Friday, July 19, 2019

20 - Book Review: "The Patriarch Nicephorus of Constantinople. Ecclesiastical Policy and Image Worship in the Byzantine Empire"

The Patriarch Nicephorus of Constantinople
Ecclesiastical Policy and Image Worship in the Byzantine Empire

By Paul J. Alexander,
Oxford, Clarendon Press, 1958. 287 pp.

Reviewed by Georges Florovsky,
Harvard Divinity School

Church History,
Volume 28, Issue 2
June 1959, pp. 205-206

This book was conceived as an essay in the history of the Iconoclastic Controversy. The aim of the author was to define the role played by Nicephorus in the struggle and his contribution to the theology of Icons. The main merit of the book is in the use of the unpublished work of Nicephorus, Refutatio et Eversio, which, as Professor Alexander rightly observes, is a kind of summa of the whole controversy. In the Appendix to the book a summary of this treatise is given, with a few passages in translation (242-262). It is gratifying to learn that a critical edition of the original text is in preparation (X). The present book is better documented than another recent study on the same subject by Dr. A.J. Viser, Nikephoros und ber Bilderstreit, 1952.

But there is no real advance in the interpretation of the documentary evidence. Professor Alexander's analyses of Nicephorus' own "theory of religious images" (ch. VII, 189-213) is sorely inadequate. The "scholastic element" in Nicephorus' argumentation and its close dependence on the Aristotelian categories are well presented. Yet the reader cannot get from this discussion any clear idea of Nicephorus' conception of the Holy Icons. A detailed comparison of Nicephorus' ideas with those of St. Theodore of Studium would have been more helpful at this point. Not enough is said about St. Theodore in the book and this omission unduly narrows the perspective.

Professor Alexander does not claim originality for the first chapters of his book, dealing with the problem of Religious Images in the Ancient Church (1-53). His use of sources, and also of the scholarly literature, is rather one-sided. Unfortunately, he relies too much on Harnack's interpretation, especially in his well known essay, "Der Geist der morganlandischen Kirche" (1913). This essay of Harnack is notorious for its bias and for that reason it does not deserve that confidence which Professor Alexander bestows upon it. Actually, in this article Harnack only spells out his basic contention, expressed already in Das Wesen des Christentums, that the Eastern Church was not Christian at all (cf. Erst Benz, Die Ostkirche im Lichte der Protestantischen Geschichtsschreibung von der Reformation bis zur Gegenwart, Munchen 1952, s. 230-256; Harnack's article first appeared in the Berlin Sitzungsberichte for 1913, was then included in the volume of his collected essays, Aus der Friedens - und Kriegsarbeit, 1916, and was recently reprinted in his Ausgewahlte Reden und Aufsatze, Walter de Gruyter & Co., Berlin, 1951, s. 80-112.)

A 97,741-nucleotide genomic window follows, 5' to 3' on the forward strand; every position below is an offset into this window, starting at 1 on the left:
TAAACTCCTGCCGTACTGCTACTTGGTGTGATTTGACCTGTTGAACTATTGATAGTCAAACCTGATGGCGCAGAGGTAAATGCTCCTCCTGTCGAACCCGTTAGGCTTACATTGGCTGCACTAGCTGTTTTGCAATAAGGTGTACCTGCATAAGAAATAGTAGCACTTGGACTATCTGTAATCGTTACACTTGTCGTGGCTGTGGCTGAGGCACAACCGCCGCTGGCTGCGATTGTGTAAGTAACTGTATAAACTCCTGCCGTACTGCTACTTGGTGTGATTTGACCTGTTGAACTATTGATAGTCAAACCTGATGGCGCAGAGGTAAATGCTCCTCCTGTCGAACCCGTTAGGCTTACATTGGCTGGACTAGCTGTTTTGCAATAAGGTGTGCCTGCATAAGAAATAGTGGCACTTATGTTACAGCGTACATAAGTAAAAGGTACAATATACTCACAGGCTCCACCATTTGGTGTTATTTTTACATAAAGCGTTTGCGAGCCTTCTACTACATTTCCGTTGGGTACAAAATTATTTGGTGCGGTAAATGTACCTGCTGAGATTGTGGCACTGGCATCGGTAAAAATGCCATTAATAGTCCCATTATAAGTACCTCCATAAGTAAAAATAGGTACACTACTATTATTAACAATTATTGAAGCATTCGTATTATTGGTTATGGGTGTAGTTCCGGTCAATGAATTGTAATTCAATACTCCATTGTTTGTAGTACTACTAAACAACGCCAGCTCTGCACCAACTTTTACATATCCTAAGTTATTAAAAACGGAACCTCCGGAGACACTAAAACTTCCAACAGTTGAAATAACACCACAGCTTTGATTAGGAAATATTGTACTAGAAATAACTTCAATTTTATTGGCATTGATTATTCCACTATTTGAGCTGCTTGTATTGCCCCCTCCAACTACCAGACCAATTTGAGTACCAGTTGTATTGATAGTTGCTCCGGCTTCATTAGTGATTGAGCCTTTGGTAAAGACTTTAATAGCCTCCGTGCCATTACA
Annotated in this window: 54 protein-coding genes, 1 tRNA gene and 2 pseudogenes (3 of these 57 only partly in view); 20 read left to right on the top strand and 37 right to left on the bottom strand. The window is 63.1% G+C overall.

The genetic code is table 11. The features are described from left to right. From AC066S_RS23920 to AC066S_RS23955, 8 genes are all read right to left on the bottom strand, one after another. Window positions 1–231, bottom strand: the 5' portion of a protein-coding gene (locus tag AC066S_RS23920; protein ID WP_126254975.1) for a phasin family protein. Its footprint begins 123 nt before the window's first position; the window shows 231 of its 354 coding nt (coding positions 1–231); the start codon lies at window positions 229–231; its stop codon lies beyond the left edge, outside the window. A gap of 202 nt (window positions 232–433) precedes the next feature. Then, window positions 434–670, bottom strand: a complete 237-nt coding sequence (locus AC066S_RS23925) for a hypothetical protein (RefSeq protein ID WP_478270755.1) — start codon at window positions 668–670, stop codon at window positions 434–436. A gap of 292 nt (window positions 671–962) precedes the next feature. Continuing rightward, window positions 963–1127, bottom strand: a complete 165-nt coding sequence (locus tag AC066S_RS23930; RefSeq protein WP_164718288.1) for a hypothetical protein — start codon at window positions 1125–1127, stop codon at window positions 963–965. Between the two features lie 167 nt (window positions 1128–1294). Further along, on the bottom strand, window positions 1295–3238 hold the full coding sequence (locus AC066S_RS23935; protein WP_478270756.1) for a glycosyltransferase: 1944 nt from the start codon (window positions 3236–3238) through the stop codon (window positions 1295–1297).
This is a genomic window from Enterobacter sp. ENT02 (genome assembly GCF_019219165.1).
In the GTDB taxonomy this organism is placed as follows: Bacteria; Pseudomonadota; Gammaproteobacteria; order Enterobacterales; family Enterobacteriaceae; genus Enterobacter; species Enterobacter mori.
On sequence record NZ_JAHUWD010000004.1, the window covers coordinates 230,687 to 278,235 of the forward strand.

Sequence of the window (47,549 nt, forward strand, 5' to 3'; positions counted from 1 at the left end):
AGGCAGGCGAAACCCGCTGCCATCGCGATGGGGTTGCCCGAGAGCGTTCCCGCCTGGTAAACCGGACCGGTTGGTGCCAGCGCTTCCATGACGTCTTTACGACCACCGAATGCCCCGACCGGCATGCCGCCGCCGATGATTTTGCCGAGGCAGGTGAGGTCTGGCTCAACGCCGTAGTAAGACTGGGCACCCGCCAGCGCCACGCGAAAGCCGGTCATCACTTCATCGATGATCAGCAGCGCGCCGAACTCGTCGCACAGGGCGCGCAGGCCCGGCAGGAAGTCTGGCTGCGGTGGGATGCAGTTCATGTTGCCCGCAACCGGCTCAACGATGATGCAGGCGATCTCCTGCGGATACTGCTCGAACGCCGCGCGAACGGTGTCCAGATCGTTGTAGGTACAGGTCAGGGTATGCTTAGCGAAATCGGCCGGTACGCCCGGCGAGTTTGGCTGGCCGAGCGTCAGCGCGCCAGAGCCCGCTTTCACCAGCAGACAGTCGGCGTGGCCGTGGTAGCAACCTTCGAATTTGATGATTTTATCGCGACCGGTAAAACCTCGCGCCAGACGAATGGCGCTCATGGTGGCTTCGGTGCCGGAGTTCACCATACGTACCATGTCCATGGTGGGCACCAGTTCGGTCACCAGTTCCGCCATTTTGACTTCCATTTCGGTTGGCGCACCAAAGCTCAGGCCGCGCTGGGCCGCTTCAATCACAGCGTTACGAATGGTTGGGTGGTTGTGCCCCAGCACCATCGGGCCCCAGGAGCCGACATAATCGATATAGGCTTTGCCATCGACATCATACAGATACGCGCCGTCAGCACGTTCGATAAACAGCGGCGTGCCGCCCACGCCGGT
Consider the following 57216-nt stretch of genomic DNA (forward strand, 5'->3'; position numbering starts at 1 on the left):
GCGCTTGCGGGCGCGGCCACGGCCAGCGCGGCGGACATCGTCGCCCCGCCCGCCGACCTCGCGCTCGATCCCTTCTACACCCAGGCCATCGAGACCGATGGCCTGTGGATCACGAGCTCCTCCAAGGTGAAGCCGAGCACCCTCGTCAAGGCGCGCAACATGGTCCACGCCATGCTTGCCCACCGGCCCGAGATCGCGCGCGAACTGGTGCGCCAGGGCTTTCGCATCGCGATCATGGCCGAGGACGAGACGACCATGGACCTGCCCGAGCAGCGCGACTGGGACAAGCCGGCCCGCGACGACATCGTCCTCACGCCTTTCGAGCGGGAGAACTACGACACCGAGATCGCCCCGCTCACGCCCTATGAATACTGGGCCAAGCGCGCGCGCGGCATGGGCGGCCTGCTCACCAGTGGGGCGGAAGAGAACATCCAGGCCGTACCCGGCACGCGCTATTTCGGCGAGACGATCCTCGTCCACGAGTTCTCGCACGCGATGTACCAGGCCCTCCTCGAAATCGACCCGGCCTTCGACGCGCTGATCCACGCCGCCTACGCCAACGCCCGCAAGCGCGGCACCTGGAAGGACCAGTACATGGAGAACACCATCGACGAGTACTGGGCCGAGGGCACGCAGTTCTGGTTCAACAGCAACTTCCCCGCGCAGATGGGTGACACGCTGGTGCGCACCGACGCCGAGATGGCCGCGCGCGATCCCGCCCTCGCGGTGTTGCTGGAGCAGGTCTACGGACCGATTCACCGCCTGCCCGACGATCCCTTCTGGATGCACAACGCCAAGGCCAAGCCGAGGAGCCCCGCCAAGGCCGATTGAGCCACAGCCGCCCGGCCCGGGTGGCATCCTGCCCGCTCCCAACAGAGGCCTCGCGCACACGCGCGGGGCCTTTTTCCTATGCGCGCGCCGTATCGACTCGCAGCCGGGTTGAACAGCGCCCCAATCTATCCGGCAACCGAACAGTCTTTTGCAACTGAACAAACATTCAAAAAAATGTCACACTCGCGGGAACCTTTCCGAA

On the other hand, Professor Alexander did not use sufficiently the relevant theological literature, which could have suggested to him some other avenues of interpretation. His treatment of the basic concept of "image" is inadequate (p. 253 f.). The "icon" is basically and by design, a portrait, i.e. a presentation of a real person. Now, a portrait is neither a "symbol," nor an "essential image." Both St. Theodore and Nicephorus endeavored to elaborate the concept of an "image," which would express this specific character of the icon. Professor Alexander could have profited much from the instructive analyses of the problem by Professor von Campenhausen, "Die Bilderfrage als theologisches Problem der Alten Kirche," in Zeitschrift fur Theologie und Kirche, 49.I, 1952, s. 33-60, and even from the earlier study by E. Benz, "Christliche Mystik und Christliche Kunst," in Deutsche Vierteljahrsschrift fur Literaturwissenschaft und Geistesgeschichte, XII.I, 1934, s. 22-48. Neither is included in the Bibliography, nor are the admirable articles by Lucas Koch, in Benediktinische Monatsschrift. On the whole his "Bibliography" is incomplete: especially Russian literature is very inadequately mentioned - even Ostrogorsky's Russian articles in the Seminarium Kondakovianum are not included; the works of Grossu and Dobroklonsky's St. Theodore of Studium are omitted, as well as Bolotov's Lectures on the History of the Ancient Church, where, in the IVth volume, a penetrating analysis of the Iconoclastic Controversy is given. The main weakness of Alexander's study is precisely in the lack of theological apprehension. There is much of valuable information in the book, but as an essay in interpretation the book is a failure.